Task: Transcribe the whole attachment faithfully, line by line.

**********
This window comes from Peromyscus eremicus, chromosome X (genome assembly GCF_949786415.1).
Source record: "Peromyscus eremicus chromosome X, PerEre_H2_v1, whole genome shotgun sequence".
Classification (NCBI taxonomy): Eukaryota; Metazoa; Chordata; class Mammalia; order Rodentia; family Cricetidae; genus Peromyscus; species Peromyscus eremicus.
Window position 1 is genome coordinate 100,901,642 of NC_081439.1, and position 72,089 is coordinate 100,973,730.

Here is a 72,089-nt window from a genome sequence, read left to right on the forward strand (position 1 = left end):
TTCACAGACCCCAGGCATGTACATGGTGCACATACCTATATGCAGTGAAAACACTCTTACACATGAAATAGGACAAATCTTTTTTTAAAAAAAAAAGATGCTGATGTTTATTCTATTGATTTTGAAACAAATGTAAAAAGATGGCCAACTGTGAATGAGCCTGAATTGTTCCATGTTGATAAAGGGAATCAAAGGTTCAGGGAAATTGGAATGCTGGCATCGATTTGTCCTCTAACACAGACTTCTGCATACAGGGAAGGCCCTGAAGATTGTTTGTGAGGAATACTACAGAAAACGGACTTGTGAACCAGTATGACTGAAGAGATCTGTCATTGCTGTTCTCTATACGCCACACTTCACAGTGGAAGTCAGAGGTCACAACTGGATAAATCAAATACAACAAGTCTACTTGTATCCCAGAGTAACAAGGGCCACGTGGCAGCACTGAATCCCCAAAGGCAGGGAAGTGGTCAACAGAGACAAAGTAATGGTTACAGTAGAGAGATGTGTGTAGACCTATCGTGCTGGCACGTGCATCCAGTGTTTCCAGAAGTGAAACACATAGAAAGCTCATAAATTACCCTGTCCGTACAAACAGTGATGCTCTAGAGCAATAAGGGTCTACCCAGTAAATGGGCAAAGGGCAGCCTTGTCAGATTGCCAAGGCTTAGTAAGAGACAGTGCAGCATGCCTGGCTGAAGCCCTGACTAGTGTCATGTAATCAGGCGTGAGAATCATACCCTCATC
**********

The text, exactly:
This window comes from Peromyscus eremicus, chromosome X (genome assembly GCF_949786415.1).
Source record: "Peromyscus eremicus chromosome X, PerEre_H2_v1, whole genome shotgun sequence".
Classification (NCBI taxonomy): Eukaryota; Metazoa; Chordata; class Mammalia; order Rodentia; family Cricetidae; genus Peromyscus; species Peromyscus eremicus.
Window position 1 is genome coordinate 100,901,642 of NC_081439.1, and position 72,089 is coordinate 100,973,730.

Here is a 72,089-nt window from a genome sequence, read left to right on the forward strand (position 1 = left end):
TTCACAGACCCCAGGCATGTACATGGTGCACATACCTATATGCAGTGAAAACACTCTTACACATGAAATAGGACAAATCTTTTTTTAAAAAAAAAAGATGCTGATGTTTATTCTATTGATTTTGAAACAAATGTAAAAAGATGGCCAACTGTGAATGAGCCTGAATTGTTCCATGTTGATAAAGGGAATCAAAGGTTCAGGGAAATTGGAATGCTGGCATCGATTTGTCCTCTAACACAGACTTCTGCATACAGGGAAGGCCCTGAAGATTGTTTGTGAGGAATACTACAGAAAACGGACTTGTGAACCAGTATGACTGAAGAGATCTGTCATTGCTGTTCTCTATACGCCACACTTCACAGTGGAAGTCAGAGGTCACAACTGGATAAATCAAATACAACAAGTCTACTTGTATCCCAGAGTAACAAGGGCCACGTGGCAGCACTGAATCCCCAAAGGCAGGGAAGTGGTCAACAGAGACAAAGTAATGGTTACAGTAGAGAGATGTGTGTAGACCTATCGTGCTGGCACGTGCATCCAGTGTTTCCAGAAGTGAAACACATAGAAAGCTCATAAATTACCCTGTCCGTACAAACAGTGATGCTCTAGAGCAATAAGGGTCTACCCAGTAAATGGGCAAAGGGCAGCCTTGTCAGATTGCCAAGGCTTAGTAAGAGACAGTGCAGCATGCCTGGCTGAAGCCCTGACTAGTGTCATGTAATCAGGCGTGAGAATCATACCCTCATC